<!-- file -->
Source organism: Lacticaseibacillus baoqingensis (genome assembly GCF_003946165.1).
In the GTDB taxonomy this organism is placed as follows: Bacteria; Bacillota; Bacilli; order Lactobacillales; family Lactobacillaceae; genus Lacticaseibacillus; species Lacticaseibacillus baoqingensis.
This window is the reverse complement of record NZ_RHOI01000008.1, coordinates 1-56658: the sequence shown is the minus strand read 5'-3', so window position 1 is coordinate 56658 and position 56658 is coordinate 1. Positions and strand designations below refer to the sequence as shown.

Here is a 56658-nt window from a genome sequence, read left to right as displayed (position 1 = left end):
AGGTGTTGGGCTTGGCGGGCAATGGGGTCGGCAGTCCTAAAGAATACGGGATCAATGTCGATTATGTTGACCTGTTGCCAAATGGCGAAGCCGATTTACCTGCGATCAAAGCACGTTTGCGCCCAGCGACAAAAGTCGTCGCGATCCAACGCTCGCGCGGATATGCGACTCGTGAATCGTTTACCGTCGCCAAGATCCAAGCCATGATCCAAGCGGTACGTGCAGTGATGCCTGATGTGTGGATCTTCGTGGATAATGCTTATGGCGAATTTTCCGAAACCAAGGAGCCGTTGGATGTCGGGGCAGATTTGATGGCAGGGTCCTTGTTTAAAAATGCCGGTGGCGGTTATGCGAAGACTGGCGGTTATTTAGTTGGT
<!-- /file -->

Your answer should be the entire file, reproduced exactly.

Source organism: Lacticaseibacillus baoqingensis (genome assembly GCF_003946165.1).
In the GTDB taxonomy this organism is placed as follows: Bacteria; Bacillota; Bacilli; order Lactobacillales; family Lactobacillaceae; genus Lacticaseibacillus; species Lacticaseibacillus baoqingensis.
This window is the reverse complement of record NZ_RHOI01000008.1, coordinates 1-56658: the sequence shown is the minus strand read 5'-3', so window position 1 is coordinate 56658 and position 56658 is coordinate 1. Positions and strand designations below refer to the sequence as shown.

Here is a 56658-nt window from a genome sequence, read left to right as displayed (position 1 = left end):
AGGTGTTGGGCTTGGCGGGCAATGGGGTCGGCAGTCCTAAAGAATACGGGATCAATGTCGATTATGTTGACCTGTTGCCAAATGGCGAAGCCGATTTACCTGCGATCAAAGCACGTTTGCGCCCAGCGACAAAAGTCGTCGCGATCCAACGCTCGCGCGGATATGCGACTCGTGAATCGTTTACCGTCGCCAAGATCCAAGCCATGATCCAAGCGGTACGTGCAGTGATGCCTGATGTGTGGATCTTCGTGGATAATGCTTATGGCGAATTTTCCGAAACCAAGGAGCCGTTGGATGTCGGGGCAGATTTGATGGCAGGGTCCTTGTTTAAAAATGCCGGTGGCGGTTATGCGAAGACTGGCGGTTATTTAGTTGGT